Dubai: The Philippine Consulate-General in Dubai is recommending ways to the Philippine government to quicken the visa application processes for visitors from the UAE, a top diplomat said on Sunday.
While many nationals do not need a visa to enter the Philippines such as UAE and GCC nationals, most EU citizens, Americans, Southeast Asians, and Japanese if they are staying for less than a month, there are other nationalities who still need to secure visas like Indians, Pakistanis, Chinese, and Sri Lankans, among others.
Consul-General Paul Raymund Cortes said the processing time for visa application currently takes between five and 10 days. But this is something they are working to reduce to encourage more visitor arrivals to the Philippines from the UAE and GCC.
“Many expats in the GCC (particularly South Asians) need a visa to enter the Philippines, and the Philippines is working on a more convenient visa processing period for these nationals,” Cortes said on Sunday on the sidelines of the launch of Dream Philippines, a consulate-led campaign to boost visitor arrivals to the Philippines.
Cortes said visa applications in the consulate had increased through the years from 2013. The consulate processed 23,247 visa applications from 2013 to October 31, 2017, including multiple-entry visas.
Philippine visitor arrivals reached a total of 2,882,737 from January to May 2017, up by 14.43 per cent compared to the same period in 2016, figures from the Department of Tourism reveal. Of this, only 1.25 per cent came from the Middle East.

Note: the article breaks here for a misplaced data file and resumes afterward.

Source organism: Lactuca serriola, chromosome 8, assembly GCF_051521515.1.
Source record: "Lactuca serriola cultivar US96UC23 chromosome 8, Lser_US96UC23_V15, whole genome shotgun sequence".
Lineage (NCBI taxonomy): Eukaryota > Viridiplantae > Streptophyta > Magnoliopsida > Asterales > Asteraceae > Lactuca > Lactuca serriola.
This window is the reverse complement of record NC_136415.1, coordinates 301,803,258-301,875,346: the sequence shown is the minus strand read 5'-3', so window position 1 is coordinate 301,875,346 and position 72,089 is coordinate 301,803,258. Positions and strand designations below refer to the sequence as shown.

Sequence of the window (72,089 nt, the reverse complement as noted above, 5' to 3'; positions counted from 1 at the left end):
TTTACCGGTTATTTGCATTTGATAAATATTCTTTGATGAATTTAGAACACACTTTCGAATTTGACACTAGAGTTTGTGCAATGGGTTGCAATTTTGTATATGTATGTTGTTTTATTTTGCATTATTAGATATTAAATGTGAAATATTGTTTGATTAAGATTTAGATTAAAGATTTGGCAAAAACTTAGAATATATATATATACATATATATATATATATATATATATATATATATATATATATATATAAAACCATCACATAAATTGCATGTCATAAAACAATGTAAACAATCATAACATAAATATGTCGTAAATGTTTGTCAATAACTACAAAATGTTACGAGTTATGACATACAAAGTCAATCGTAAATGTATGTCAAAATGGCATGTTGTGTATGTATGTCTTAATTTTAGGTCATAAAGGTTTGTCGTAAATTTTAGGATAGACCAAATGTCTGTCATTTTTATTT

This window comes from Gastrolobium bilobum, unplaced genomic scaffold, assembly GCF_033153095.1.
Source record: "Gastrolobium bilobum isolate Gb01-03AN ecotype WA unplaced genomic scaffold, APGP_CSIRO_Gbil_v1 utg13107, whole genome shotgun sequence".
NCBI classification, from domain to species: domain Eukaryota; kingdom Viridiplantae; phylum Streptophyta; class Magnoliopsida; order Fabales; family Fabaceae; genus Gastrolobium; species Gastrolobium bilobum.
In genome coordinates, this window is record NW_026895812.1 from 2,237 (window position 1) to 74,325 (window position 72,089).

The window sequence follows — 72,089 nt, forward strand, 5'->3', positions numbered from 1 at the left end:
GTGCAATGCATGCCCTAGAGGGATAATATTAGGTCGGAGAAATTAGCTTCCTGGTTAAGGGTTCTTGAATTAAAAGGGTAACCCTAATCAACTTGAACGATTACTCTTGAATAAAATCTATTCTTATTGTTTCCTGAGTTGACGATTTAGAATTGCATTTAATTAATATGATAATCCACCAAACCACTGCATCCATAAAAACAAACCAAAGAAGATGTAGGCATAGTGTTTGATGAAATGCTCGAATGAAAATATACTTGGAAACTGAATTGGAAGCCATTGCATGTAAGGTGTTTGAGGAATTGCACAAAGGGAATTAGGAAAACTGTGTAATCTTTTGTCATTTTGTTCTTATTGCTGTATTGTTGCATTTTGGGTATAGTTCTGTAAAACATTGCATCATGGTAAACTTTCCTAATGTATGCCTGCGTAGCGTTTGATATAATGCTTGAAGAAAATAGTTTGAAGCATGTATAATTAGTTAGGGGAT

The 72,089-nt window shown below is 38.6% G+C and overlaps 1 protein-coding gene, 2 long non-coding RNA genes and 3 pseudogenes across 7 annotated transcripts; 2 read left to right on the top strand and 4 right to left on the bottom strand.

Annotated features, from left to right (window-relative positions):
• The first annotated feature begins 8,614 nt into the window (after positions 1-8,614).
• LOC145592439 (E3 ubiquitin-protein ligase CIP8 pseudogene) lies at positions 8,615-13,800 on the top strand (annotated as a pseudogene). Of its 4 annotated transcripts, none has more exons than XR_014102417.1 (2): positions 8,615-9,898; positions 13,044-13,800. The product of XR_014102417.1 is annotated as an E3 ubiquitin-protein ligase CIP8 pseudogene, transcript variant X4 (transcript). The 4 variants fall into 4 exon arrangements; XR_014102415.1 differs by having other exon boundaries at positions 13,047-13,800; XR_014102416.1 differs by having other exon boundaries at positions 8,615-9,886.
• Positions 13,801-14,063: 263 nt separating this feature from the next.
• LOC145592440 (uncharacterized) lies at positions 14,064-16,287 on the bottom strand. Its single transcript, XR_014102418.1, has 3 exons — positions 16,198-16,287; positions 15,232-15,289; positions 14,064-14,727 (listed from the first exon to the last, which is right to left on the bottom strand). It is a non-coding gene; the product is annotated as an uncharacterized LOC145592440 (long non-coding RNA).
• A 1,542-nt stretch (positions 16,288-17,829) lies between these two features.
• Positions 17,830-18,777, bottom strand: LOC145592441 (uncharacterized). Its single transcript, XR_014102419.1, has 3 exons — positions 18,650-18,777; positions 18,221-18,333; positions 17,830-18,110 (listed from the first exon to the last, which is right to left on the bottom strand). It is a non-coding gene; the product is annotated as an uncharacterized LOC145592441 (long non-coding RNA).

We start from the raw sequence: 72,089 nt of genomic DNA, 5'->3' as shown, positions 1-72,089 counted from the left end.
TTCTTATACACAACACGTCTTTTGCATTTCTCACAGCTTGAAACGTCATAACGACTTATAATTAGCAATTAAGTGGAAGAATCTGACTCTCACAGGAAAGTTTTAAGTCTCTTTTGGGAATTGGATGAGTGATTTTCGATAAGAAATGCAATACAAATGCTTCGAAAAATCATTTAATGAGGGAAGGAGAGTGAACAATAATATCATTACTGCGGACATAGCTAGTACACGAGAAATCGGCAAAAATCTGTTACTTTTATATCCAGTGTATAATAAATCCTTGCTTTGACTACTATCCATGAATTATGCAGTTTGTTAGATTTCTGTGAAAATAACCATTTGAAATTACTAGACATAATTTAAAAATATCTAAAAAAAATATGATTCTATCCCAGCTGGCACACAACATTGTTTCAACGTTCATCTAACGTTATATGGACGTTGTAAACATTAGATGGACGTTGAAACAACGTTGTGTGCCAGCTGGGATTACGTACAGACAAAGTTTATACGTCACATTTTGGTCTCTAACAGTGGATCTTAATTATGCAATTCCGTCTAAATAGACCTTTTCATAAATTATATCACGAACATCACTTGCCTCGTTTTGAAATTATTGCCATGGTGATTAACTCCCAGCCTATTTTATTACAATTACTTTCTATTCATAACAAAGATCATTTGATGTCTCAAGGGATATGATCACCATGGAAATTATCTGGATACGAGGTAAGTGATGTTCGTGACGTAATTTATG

To boost tourist arrivals to the country, Cortes said the consulate has partnered with Tabeer Tourism to offer curated holiday packages to showcase the Philippines’ “hidden beauty” to UAE and GCC residents and to let them see this “paradise” with their own eyes.
“We wish to spur the interest of the GCC market and the UAE expat community in looking at the Philippines as a viable tourist destination. This time, the consulate wishes to supplement our tourism efforts because as far as marketing our country is concerned, it must take more than a single approach,” Cortes said.
Marhoum Bilal, a documentary producer who recently visited the Philippines, agreed that the country has a lot to offer from its pristine beaches to lush forests to rugged terrains, among others. Bilal visited the islands of Cebu, Bohol, and Palawan and produced a video of his trip that has left him mesmerised.
“The Philippines has a way of casting a spell on you. I know, I felt it,” he said.
During the launch, the spotlight was on the Filipino culture with the Maranao Dance Troupe performing the ‘singkil’, a traditional dance in Southern Philippines.
Organisers raffled off a few sets of the Barong Tagalog, the Philippine national dress, along with holiday packages to the Philippines.
To know the full list of nationals with visa-free status, please visit www.dubaipcg.dfa.gov.ph.